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How to Use a Coffee Grinder

Wanting to craft that perfect cup of joe? Look no further. Learn how to properly use a coffee grinder for the best brew yet.

Getting Started

Like most Americans, you probably drink coffee every morning, grabbing a quick cup of joe as you head to work.
So it goes without saying that a coffee maker has to be one of the most used small kitchen appliances sitting on your counter. You probably use your fair share of store-bought coffee grounds, but have you ever considered grinding them yourself with a coffee grinder? While it seems self-explanatory, there's actually a bit of info you should know.
Coffee grinder with whole coffee beans
And that's why we want to go over some details and explain exactly how to use a coffee grinder. Once you learn how to grind fresh beans and properly maintain your grinder, you'll enjoy your morning cup of coffee that much more.

Blade Grinders vs. Burr Grinders

Before we begin, it's important to point out the two types of grinders–the blade grinder and the burr grinder.

Blade Grinders

Blade-style coffee grinders are what the average coffee drinker prefers, as they are relatively more affordable than burr grinders.
However, while less costly, they do have disadvantages. For one, the blade pulverizes the grounds, which results in inconsistent coarse to fine grounds and, therefore, brews.
For another, the blades can create heat. The longer you grind, the warmer they get, which can result in a brew with a burnt taste.

Burr Grinders

The wheel burr grinder is the next step up from a blade grinder, and the more affordable of the two burr styles. The grinding wheel spins quickly and creates more noise than some users would prefer, and it also causes more of a mess.
The conical burr grinder is a bit slower, however, and therefore quieter. These models are great for oil or flavored coffees and, due to their shape, don't clog.
Explore the types of coffee grinders and brands available, such as Capresso, KitchenAid and Cuisinart, in Abt's Coffee Grinder Buying Guide.
Coffee grinder with partially ground coffee beans

How to Grind Your Coffee Beans

To release the optimal amount of flavor from your coffee beans and get the perfect cup of coffee, you'll need to learn the proper technique. Follow these steps:
  • Grind the coffee beans just before brewing. This mistake is made commonly when setting a coffee maker's timer and preparing the filter the night before. Instead, it's best to grind the coffee moments before to taste the full profile of the roast.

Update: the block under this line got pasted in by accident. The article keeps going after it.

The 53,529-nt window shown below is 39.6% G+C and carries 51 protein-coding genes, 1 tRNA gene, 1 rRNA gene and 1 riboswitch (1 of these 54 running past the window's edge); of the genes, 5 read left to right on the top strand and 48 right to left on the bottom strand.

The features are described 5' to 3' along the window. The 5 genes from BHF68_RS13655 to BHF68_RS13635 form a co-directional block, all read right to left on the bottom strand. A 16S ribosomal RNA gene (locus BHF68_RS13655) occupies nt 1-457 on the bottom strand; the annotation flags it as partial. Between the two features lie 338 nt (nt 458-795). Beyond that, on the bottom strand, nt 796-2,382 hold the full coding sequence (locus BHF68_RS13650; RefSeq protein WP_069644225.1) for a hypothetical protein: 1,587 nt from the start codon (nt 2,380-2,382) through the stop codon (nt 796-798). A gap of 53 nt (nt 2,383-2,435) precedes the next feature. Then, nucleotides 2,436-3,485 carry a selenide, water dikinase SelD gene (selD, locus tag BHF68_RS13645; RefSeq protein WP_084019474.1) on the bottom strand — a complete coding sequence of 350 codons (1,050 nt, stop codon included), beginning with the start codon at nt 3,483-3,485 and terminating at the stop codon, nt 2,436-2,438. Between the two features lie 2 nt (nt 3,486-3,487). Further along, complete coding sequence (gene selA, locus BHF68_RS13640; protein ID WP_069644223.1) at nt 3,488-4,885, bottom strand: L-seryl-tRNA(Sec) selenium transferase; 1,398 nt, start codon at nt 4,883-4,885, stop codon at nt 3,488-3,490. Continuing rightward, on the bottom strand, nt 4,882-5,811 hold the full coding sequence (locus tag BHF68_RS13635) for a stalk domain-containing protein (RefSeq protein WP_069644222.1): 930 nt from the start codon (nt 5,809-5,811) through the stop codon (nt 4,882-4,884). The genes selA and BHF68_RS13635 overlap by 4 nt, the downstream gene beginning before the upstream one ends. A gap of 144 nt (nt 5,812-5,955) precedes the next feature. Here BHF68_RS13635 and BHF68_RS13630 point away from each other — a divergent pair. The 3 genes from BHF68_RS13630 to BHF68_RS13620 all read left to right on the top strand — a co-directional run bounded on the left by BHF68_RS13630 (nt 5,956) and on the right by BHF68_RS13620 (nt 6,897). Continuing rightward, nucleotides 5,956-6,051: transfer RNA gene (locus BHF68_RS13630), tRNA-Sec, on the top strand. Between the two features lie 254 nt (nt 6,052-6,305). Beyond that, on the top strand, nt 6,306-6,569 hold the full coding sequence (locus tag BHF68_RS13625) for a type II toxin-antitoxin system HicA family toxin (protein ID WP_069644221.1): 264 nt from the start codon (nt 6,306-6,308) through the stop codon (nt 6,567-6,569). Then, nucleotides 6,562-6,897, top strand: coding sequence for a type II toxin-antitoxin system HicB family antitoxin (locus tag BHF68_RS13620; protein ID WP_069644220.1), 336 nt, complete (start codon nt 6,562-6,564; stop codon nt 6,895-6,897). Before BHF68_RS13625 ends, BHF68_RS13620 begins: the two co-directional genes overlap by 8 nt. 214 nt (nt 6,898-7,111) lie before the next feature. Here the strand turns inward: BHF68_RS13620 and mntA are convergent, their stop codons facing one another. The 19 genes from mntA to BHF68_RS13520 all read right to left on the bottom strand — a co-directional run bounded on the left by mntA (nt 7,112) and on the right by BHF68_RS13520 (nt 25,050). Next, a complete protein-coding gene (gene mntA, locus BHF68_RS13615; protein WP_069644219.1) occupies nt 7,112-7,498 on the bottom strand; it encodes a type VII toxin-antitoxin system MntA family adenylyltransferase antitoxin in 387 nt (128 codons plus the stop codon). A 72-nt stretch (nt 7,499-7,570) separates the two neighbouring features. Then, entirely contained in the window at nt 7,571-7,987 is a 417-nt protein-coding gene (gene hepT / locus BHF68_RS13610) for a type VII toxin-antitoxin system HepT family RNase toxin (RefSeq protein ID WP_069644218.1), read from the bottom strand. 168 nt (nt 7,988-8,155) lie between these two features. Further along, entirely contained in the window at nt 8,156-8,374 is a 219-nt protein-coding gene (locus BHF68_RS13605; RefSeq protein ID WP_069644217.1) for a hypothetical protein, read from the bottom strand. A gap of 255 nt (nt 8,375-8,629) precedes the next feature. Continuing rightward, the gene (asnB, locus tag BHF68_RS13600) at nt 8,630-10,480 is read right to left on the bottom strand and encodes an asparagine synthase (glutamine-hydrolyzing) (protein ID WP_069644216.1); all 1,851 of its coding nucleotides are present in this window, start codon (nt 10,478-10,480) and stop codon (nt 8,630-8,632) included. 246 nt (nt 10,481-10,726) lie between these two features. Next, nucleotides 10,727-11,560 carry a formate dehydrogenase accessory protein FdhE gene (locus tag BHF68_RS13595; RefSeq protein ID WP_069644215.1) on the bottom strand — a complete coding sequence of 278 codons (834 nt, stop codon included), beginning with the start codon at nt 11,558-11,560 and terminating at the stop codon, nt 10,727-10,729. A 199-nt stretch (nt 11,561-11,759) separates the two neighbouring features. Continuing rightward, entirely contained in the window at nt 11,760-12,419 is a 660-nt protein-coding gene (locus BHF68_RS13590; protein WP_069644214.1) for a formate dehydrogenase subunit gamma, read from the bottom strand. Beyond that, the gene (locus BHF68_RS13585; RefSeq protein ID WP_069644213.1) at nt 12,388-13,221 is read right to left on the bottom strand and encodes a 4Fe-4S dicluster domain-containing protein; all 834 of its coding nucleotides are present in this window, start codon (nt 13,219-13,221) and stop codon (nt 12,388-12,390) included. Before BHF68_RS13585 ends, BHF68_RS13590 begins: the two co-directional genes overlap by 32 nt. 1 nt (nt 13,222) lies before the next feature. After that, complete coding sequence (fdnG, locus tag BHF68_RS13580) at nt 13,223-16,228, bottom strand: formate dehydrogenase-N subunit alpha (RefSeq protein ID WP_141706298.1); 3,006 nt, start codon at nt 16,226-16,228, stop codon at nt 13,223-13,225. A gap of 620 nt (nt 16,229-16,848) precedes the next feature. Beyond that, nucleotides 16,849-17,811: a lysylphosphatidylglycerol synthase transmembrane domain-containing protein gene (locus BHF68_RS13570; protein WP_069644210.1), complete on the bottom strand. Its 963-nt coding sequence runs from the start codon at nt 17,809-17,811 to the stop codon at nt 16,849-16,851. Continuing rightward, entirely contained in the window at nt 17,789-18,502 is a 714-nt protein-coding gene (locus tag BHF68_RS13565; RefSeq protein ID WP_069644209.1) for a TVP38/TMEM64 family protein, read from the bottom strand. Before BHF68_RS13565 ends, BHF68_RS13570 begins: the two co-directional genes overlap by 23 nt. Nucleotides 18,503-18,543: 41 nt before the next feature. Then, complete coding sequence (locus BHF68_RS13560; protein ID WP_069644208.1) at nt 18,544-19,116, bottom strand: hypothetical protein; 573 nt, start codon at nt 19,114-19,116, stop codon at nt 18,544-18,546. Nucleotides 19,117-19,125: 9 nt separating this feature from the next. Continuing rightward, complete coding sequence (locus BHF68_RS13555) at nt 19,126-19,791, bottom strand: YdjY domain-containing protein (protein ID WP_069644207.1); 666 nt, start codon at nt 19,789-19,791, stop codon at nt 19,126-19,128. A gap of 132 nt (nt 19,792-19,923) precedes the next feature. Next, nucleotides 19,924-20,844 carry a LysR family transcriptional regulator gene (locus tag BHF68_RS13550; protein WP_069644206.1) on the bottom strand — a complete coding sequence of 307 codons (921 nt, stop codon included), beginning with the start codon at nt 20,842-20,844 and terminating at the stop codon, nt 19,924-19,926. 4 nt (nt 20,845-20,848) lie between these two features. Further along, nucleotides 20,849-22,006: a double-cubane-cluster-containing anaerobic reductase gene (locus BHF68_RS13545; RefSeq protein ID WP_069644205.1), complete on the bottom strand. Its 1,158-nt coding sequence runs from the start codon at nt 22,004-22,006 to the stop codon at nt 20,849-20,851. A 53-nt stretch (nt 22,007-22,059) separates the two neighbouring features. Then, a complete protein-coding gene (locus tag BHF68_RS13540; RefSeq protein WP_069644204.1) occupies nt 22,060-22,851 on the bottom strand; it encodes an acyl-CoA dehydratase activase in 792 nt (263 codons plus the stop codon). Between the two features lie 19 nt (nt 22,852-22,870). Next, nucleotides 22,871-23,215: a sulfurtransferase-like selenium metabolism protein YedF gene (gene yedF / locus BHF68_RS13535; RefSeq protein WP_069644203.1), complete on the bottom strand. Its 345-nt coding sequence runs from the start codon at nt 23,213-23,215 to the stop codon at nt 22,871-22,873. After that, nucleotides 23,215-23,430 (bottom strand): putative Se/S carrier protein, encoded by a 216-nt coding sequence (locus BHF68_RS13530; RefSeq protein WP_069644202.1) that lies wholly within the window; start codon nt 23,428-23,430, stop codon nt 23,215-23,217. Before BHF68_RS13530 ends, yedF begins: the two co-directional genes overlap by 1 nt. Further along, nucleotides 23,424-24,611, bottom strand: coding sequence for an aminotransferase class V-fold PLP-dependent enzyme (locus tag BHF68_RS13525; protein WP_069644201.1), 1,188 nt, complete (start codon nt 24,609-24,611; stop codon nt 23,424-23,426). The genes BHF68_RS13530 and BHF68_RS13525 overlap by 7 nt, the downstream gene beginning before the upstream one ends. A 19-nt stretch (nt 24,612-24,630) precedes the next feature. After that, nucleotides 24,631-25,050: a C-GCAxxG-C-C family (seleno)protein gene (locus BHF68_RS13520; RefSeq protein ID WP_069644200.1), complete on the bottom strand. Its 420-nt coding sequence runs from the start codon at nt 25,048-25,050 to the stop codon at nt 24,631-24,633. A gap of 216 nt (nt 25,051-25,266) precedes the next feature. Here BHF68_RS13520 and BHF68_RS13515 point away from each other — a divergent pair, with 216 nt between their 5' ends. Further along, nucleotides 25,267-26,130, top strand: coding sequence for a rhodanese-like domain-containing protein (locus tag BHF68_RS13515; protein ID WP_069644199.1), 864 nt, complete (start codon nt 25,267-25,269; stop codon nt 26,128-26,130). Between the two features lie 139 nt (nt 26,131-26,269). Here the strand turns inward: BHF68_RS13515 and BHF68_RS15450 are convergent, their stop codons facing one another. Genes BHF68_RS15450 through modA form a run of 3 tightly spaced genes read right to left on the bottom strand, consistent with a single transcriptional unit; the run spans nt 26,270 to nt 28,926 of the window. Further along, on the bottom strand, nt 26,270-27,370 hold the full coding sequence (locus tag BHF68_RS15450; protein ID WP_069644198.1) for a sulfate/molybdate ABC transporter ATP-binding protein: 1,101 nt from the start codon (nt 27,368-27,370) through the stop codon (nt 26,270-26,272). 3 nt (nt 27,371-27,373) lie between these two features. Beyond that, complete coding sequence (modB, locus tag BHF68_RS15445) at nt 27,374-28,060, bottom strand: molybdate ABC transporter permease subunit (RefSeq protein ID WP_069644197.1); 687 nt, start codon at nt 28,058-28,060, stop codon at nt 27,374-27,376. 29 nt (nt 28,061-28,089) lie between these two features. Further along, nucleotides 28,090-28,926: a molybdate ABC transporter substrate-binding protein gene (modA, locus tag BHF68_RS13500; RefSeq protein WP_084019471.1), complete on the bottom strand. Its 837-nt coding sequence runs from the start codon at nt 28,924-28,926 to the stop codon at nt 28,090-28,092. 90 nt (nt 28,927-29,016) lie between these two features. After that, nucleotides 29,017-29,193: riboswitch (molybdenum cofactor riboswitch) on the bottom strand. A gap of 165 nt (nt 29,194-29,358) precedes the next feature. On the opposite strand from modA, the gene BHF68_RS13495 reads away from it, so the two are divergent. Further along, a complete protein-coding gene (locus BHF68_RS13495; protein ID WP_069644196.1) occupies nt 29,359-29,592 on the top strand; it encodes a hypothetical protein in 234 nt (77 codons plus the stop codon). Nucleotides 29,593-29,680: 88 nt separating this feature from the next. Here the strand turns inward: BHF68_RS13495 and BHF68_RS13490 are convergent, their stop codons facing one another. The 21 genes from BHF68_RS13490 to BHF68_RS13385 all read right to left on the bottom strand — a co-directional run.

• Use quick bursts to avoid burning the coffee. Because your coffee grinder is mechanical, it will get warm if you hold down the grind button, just like a blender. Instead, use a series of short bursts or "pulses" to keep your coffee from burning.
  • If possible, shake the grinder. For smaller, hand-held grinders, shake it as you pulse. This ensures a more consistent, even grind. And don't forget to hold that lid down tight!
Close up of ground coffee and a spoon

Find Your Perfect Grind Coarseness

How long you pulse the coffee grinder and how coarse your grounds should be essentially come down to your brewing method. Use this guide to determine and find the perfect grind coarseness.
  • Extra-coarse Grind–Perfect for cold brewing coffee for a refreshing pick-me-up.
  • Coarse Grind–This grind is best used in a classic French press or the manual pour-over glass Chemex coffee maker.
  • Medium Grind–This is what you want for an automatic drip coffee maker. It also works for a pour-over method in some cases.
  • Fine Grind–Think shots of espresso or an Aeropress Brewer. 
  • Extra-fine Grind–Turkish or Greek coffee using an ibrik, cezve or briki.
When starting out, take a tiny pinch of the ground coffee and feel it between your fingers to determine how fine or coarse it is. Eventually, you'll be able to tell from sight alone, but for now, the texture is a good indicator.
Taste is a good indicator also and personal tastes do vary! Depending on the coffee you prefer, you may even need to adjust the coarseness to suit your tastes. It's a trial and error method, but you'll soon get a sense of the exact pulses it takes for the perfect cup.
If you're interested in a new coffee maker to switch up your brewing style, discover more through Abt's Coffee Maker Buying Guide.

Basic Coffee Grinder Maintenance

If you use your coffee grinder each day, it will need some cleaning and basic maintenance every so often to keep it running efficiently and grinding smoothly. Here are some basic steps and tips to keep in mind.
  • Use a gentle soap and water solution to remove bean oils, dunking the mill itself–so long as it's removable. Don't immerse mechanical grinders.
  • Rinse thoroughly and air dry. Keep in mind that some mills are dishwasher safe, so check the manufacturer's manual.
  • Never use abrasive cleaners that could potentially damage grinder parts or weaken the blades.
  • If you intend to use the coffee grinder to pulse something other than coffee beans, such as spices, herbs or nuts, dedicate it for this use only! Why? Because these food items can release oils that contaminate and ruin fresh grounds. It's best not to mix the two.
Now, time to use that coffee grinder for a nice, fresh brew!